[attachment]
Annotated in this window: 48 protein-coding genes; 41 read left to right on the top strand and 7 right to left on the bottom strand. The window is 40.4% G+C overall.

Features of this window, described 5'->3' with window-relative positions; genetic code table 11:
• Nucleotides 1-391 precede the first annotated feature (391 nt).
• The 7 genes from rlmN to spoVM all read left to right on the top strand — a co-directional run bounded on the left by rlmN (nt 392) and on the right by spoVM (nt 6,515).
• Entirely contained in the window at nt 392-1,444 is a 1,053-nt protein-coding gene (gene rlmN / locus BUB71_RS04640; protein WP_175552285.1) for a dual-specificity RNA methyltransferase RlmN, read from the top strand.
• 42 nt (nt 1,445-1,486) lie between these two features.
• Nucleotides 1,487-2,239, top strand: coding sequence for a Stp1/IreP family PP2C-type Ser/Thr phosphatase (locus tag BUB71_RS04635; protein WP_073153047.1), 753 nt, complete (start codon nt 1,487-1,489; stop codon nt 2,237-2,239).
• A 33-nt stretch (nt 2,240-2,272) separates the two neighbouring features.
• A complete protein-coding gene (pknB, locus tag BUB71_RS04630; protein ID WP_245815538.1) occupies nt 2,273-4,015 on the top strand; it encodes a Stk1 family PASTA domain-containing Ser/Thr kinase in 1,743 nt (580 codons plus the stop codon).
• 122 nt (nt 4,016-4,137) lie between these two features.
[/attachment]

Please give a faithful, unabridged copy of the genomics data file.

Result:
Annotated in this window: 48 protein-coding genes; 41 read left to right on the top strand and 7 right to left on the bottom strand. The window is 40.4% G+C overall.

Features of this window, described 5'->3' with window-relative positions; genetic code table 11:
• Nucleotides 1-391 precede the first annotated feature (391 nt).
• The 7 genes from rlmN to spoVM all read left to right on the top strand — a co-directional run bounded on the left by rlmN (nt 392) and on the right by spoVM (nt 6,515).
• Entirely contained in the window at nt 392-1,444 is a 1,053-nt protein-coding gene (gene rlmN / locus BUB71_RS04640; protein WP_175552285.1) for a dual-specificity RNA methyltransferase RlmN, read from the top strand.
• 42 nt (nt 1,445-1,486) lie between these two features.
• Nucleotides 1,487-2,239, top strand: coding sequence for a Stp1/IreP family PP2C-type Ser/Thr phosphatase (locus tag BUB71_RS04635; protein WP_073153047.1), 753 nt, complete (start codon nt 1,487-1,489; stop codon nt 2,237-2,239).
• A 33-nt stretch (nt 2,240-2,272) separates the two neighbouring features.
• A complete protein-coding gene (pknB, locus tag BUB71_RS04630; protein ID WP_245815538.1) occupies nt 2,273-4,015 on the top strand; it encodes a Stk1 family PASTA domain-containing Ser/Thr kinase in 1,743 nt (580 codons plus the stop codon).
• 122 nt (nt 4,016-4,137) lie between these two features.